As a mechanical engineer who works in equipment design safety, I sometimes get involved in lawsuits where injuries occur while equipment is being used.  Usually in the roll of an expert witness.

One question that I am often asked in one form or another during depositions sounds something like: “but haven’t people been using this product safely since it was introduced?!?  We haven’t had any complaints of accidents until this one.”

It seems like more of a statement than a question, but the answer is actually the opposite of what they suggest.  Just because it can be used without someone getting hurt DOES NOT MEAN that the equipment or what they were doing was safe.

There are plenty of times that people do dangerous things without getting hurt, but that doesn’t mean that they are safe.  Extreme sports are a great example of this.  The professionals that compete in these sports recognize that there are serious consequences to some of the things that they do.

At X games Los Angeles 2006, Travis Pastrana became the first person to land a double back flip in a motocross in competition.  He often referred to it as his “most dangerous trick.”  Before the competition, he described his internal conversation:

“Is it worth it?  I was like Yes! So you know what? I don’t care.  I’ve worked on this.  I’ve practiced on this, and if I get hurt, so be it. But I’m going to give it hell.  I’m going to go out and do the best that I can, and whatever happens, happens. But I’m not going to leave anything on the table.  That’s what X-games is about.”

That day he executed a double back flip flawlessly.  When he took off to when he landed was perfection.  Did he do it without getting hurt?  Yes he did.  Was it safe?  Absolutely not.  That is probably why he promised himself that after the first time he did it, he would never do it again.[1]   Just because something can be done without someone being injured, does not mean that they were safe.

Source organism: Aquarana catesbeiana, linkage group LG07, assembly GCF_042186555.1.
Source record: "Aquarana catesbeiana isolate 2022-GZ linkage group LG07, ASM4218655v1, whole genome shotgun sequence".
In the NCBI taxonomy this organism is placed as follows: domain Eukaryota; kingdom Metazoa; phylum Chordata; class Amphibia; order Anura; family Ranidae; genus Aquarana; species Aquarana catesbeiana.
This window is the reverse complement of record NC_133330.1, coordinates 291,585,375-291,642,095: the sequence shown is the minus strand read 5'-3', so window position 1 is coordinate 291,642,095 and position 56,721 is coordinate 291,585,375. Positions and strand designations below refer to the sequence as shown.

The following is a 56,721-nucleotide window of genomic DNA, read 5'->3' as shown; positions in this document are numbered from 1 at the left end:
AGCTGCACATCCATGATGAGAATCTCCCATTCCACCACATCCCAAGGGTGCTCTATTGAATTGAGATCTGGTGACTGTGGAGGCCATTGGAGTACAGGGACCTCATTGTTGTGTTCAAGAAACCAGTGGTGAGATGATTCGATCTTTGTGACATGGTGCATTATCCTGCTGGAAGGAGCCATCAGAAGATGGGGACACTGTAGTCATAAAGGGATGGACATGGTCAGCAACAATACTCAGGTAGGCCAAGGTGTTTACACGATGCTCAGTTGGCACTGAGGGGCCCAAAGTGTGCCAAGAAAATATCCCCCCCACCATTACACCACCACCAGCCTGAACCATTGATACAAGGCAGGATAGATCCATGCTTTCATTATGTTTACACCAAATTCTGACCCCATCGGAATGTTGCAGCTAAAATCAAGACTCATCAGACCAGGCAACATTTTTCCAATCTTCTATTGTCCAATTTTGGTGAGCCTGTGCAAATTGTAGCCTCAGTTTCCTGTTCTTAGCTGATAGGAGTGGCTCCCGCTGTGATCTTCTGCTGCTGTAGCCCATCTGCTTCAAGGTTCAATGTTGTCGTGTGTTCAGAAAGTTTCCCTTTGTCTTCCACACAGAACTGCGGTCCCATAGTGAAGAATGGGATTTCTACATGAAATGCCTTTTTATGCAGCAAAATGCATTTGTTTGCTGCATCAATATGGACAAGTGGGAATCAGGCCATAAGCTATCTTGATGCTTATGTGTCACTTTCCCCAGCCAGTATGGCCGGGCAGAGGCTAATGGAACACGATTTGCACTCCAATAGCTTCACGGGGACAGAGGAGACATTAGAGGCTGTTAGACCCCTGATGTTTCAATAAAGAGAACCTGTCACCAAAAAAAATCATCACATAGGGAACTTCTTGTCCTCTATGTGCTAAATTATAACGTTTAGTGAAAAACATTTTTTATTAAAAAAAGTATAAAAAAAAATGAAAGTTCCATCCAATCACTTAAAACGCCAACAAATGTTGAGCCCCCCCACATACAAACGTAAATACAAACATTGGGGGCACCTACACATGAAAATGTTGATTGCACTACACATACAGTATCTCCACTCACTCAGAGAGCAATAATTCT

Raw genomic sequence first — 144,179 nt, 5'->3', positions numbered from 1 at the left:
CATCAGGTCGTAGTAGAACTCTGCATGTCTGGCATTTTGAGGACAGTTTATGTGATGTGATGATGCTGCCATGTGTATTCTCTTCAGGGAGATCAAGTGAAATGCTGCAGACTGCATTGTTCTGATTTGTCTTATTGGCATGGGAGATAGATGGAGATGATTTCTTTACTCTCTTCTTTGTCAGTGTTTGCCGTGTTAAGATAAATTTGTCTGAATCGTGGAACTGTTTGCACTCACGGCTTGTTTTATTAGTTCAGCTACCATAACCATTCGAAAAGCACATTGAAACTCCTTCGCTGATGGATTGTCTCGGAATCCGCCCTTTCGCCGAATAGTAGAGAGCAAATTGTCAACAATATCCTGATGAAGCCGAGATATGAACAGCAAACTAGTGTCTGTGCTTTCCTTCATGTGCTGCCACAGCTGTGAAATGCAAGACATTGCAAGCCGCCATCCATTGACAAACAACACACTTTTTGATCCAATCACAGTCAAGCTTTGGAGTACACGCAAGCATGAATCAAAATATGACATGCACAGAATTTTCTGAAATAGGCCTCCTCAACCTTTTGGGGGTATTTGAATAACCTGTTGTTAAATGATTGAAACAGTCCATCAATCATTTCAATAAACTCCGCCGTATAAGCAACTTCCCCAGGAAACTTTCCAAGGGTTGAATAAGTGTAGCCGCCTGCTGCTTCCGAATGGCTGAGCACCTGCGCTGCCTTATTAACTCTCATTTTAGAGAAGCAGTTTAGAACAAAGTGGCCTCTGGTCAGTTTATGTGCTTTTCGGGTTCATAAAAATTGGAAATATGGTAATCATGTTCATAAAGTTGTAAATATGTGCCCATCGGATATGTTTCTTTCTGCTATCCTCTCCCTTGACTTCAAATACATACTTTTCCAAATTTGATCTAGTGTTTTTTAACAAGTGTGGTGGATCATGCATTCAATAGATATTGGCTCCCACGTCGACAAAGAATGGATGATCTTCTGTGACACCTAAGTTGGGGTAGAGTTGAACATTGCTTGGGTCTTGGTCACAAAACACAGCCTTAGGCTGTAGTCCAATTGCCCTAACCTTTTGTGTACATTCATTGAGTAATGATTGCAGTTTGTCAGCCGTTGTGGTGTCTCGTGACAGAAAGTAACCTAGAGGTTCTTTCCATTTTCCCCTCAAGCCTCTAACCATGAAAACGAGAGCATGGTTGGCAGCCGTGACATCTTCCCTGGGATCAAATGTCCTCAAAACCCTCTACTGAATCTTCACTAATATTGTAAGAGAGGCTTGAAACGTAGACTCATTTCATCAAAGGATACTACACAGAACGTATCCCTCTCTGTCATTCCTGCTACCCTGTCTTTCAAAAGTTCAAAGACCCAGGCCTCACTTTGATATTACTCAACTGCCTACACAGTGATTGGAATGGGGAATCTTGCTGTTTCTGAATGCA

In the 2022 winter Olympics, Japan’s Ayumu Hirano made headlines not only for winning the gold metal in the men’s snowboard halfpipe, but also for calling for robust changes to the sports judging system.  He pressed for sound standards in judging because “for the athletes, they’re putting their lives on the line, they’re giving it there all.  So, for the riders, I think some steps need to be taken to address this issue regarding the judges.”[2]  Hurano noted that the athletes were putting their lives on the line, that they new they might get hurt, or worse.  Do people compete in snowboard halfpipe competitions without getting hurt?  Yes.  Does that mean it is safe?  Absolutely not.   Just because something can be done without someone getting hurt does not mean it is safe.

In another example, Red Bull Rampage takes place each year in the Utah desert.  Single Track World explained the event as:

“Red Bull Rampage has long been the pinnacle of the extreme side of the [mountain biking] sport, with riders flinging themselves off the gnarliest of jumps and down the steepest of drops in the Utah desert.  And each year, it seems to get even more and more gnarly as riders push themselves to progress.  With some serious accidents in recent years, some riders and commentators have suggested that the event is becoming too dangerous.”[3]

Another writer noted that “Features are so big that riders don’t even practice most of it; its all or nothing on the day.  Something is surely wrong when even practicing is too risky, right?”[4]

In recent years there have been a number of crashes that resulted in serious injury.

  • In 2016 Graham ‘Aggy’ Agassiz clipped a landing and went down hard. He later confirmed that he had broken his pelvis.
  • In 2015, Paul Basagoitia, hit the deck and was carted off in a helicopter, finding out later that he had shattered his T12 vertebrae. A year later he was just starting to be able to stand.
  • In 2021, Andreu Lacondeguy over jumped a technical section of my line and ended up hitting the ground harder than I ever did. Gonna get surgery early next week to get all fixed and I hope I can start moving in the next 3 days.
  • Also in 2021, Tom Van Steenbergen broke his left and right hip sockets into multiple pieces, broke his top femur, broke his lower vertebrae, and separated his shoulder. He spent 8 hours in surgery after the accident.